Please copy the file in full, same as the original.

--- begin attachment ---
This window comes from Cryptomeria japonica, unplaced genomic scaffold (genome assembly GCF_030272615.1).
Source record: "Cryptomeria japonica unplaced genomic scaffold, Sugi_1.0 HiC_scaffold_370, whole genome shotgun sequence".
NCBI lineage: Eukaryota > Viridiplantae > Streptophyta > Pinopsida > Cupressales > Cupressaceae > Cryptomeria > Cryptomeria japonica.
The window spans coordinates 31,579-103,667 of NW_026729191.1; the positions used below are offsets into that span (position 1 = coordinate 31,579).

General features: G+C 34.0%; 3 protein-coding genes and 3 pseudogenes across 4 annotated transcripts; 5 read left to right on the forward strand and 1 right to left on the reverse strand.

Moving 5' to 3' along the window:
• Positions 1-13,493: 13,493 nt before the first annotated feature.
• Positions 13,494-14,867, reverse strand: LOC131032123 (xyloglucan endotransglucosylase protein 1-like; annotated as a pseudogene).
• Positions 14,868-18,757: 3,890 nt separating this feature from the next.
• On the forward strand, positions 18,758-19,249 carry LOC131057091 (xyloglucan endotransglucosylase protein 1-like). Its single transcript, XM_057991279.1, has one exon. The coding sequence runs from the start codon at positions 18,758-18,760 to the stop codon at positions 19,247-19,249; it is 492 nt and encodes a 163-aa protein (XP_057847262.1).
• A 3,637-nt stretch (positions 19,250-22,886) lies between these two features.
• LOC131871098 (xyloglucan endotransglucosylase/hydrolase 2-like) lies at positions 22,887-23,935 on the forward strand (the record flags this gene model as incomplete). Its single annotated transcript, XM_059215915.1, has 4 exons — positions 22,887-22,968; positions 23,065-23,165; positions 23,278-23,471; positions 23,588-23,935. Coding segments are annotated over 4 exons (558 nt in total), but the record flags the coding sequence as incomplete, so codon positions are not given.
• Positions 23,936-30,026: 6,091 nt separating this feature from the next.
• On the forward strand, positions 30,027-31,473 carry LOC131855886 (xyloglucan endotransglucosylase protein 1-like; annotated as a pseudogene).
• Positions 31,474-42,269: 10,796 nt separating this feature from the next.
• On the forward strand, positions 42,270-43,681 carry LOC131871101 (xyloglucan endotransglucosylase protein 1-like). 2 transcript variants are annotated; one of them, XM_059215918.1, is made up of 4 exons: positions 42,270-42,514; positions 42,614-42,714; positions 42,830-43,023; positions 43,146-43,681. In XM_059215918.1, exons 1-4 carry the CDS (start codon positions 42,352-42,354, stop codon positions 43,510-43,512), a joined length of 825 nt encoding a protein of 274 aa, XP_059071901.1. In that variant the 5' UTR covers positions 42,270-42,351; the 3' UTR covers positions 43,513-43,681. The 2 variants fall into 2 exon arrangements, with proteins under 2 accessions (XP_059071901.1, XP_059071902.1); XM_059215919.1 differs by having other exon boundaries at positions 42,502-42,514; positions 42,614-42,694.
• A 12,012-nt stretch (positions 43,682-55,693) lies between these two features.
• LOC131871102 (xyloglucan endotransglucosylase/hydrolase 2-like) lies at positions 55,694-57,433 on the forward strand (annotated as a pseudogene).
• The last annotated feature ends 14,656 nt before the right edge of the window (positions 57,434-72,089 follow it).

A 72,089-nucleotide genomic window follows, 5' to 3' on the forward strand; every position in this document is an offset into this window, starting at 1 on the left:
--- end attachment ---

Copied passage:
This window comes from Cryptomeria japonica, unplaced genomic scaffold (genome assembly GCF_030272615.1).
Source record: "Cryptomeria japonica unplaced genomic scaffold, Sugi_1.0 HiC_scaffold_370, whole genome shotgun sequence".
NCBI lineage: Eukaryota > Viridiplantae > Streptophyta > Pinopsida > Cupressales > Cupressaceae > Cryptomeria > Cryptomeria japonica.
The window spans coordinates 31,579-103,667 of NW_026729191.1; the positions used below are offsets into that span (position 1 = coordinate 31,579).

General features: G+C 34.0%; 3 protein-coding genes and 3 pseudogenes across 4 annotated transcripts; 5 read left to right on the forward strand and 1 right to left on the reverse strand.

Moving 5' to 3' along the window:
• Positions 1-13,493: 13,493 nt before the first annotated feature.
• Positions 13,494-14,867, reverse strand: LOC131032123 (xyloglucan endotransglucosylase protein 1-like; annotated as a pseudogene).
• Positions 14,868-18,757: 3,890 nt separating this feature from the next.
• On the forward strand, positions 18,758-19,249 carry LOC131057091 (xyloglucan endotransglucosylase protein 1-like). Its single transcript, XM_057991279.1, has one exon. The coding sequence runs from the start codon at positions 18,758-18,760 to the stop codon at positions 19,247-19,249; it is 492 nt and encodes a 163-aa protein (XP_057847262.1).
• A 3,637-nt stretch (positions 19,250-22,886) lies between these two features.
• LOC131871098 (xyloglucan endotransglucosylase/hydrolase 2-like) lies at positions 22,887-23,935 on the forward strand (the record flags this gene model as incomplete). Its single annotated transcript, XM_059215915.1, has 4 exons — positions 22,887-22,968; positions 23,065-23,165; positions 23,278-23,471; positions 23,588-23,935. Coding segments are annotated over 4 exons (558 nt in total), but the record flags the coding sequence as incomplete, so codon positions are not given.
• Positions 23,936-30,026: 6,091 nt separating this feature from the next.
• On the forward strand, positions 30,027-31,473 carry LOC131855886 (xyloglucan endotransglucosylase protein 1-like; annotated as a pseudogene).
• Positions 31,474-42,269: 10,796 nt separating this feature from the next.
• On the forward strand, positions 42,270-43,681 carry LOC131871101 (xyloglucan endotransglucosylase protein 1-like). 2 transcript variants are annotated; one of them, XM_059215918.1, is made up of 4 exons: positions 42,270-42,514; positions 42,614-42,714; positions 42,830-43,023; positions 43,146-43,681. In XM_059215918.1, exons 1-4 carry the CDS (start codon positions 42,352-42,354, stop codon positions 43,510-43,512), a joined length of 825 nt encoding a protein of 274 aa, XP_059071901.1. In that variant the 5' UTR covers positions 42,270-42,351; the 3' UTR covers positions 43,513-43,681. The 2 variants fall into 2 exon arrangements, with proteins under 2 accessions (XP_059071901.1, XP_059071902.1); XM_059215919.1 differs by having other exon boundaries at positions 42,502-42,514; positions 42,614-42,694.
• A 12,012-nt stretch (positions 43,682-55,693) lies between these two features.
• LOC131871102 (xyloglucan endotransglucosylase/hydrolase 2-like) lies at positions 55,694-57,433 on the forward strand (annotated as a pseudogene).
• The last annotated feature ends 14,656 nt before the right edge of the window (positions 57,434-72,089 follow it).

A 72,089-nucleotide genomic window follows, 5' to 3' on the forward strand; every position in this document is an offset into this window, starting at 1 on the left: